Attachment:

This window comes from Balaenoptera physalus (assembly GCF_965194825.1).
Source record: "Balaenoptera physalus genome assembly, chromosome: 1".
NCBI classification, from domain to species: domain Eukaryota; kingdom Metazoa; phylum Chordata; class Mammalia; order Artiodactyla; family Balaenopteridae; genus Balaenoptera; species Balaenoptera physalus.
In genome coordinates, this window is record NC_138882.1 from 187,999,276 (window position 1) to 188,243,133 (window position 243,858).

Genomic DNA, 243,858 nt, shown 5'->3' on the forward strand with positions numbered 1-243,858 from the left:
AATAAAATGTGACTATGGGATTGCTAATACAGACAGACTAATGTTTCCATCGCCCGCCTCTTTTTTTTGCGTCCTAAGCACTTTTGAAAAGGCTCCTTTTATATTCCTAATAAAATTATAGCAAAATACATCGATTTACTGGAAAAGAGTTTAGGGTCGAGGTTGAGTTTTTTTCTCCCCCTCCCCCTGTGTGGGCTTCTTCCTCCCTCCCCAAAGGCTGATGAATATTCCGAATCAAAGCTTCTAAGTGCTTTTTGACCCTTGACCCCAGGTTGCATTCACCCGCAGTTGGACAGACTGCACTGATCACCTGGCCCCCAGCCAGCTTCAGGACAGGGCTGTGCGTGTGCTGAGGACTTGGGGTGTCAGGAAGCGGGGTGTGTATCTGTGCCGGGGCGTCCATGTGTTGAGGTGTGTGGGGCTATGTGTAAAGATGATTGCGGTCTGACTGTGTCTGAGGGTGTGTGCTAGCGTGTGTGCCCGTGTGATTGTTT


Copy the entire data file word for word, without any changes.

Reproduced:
This window comes from Balaenoptera physalus (assembly GCF_965194825.1).
Source record: "Balaenoptera physalus genome assembly, chromosome: 1".
NCBI classification, from domain to species: domain Eukaryota; kingdom Metazoa; phylum Chordata; class Mammalia; order Artiodactyla; family Balaenopteridae; genus Balaenoptera; species Balaenoptera physalus.
In genome coordinates, this window is record NC_138882.1 from 187,999,276 (window position 1) to 188,243,133 (window position 243,858).

Genomic DNA, 243,858 nt, shown 5'->3' on the forward strand with positions numbered 1-243,858 from the left:
AATAAAATGTGACTATGGGATTGCTAATACAGACAGACTAATGTTTCCATCGCCCGCCTCTTTTTTTTGCGTCCTAAGCACTTTTGAAAAGGCTCCTTTTATATTCCTAATAAAATTATAGCAAAATACATCGATTTACTGGAAAAGAGTTTAGGGTCGAGGTTGAGTTTTTTTCTCCCCCTCCCCCTGTGTGGGCTTCTTCCTCCCTCCCCAAAGGCTGATGAATATTCCGAATCAAAGCTTCTAAGTGCTTTTTGACCCTTGACCCCAGGTTGCATTCACCCGCAGTTGGACAGACTGCACTGATCACCTGGCCCCCAGCCAGCTTCAGGACAGGGCTGTGCGTGTGCTGAGGACTTGGGGTGTCAGGAAGCGGGGTGTGTATCTGTGCCGGGGCGTCCATGTGTTGAGGTGTGTGGGGCTATGTGTAAAGATGATTGCGGTCTGACTGTGTCTGAGGGTGTGTGCTAGCGTGTGTGCCCGTGTGATTGTTT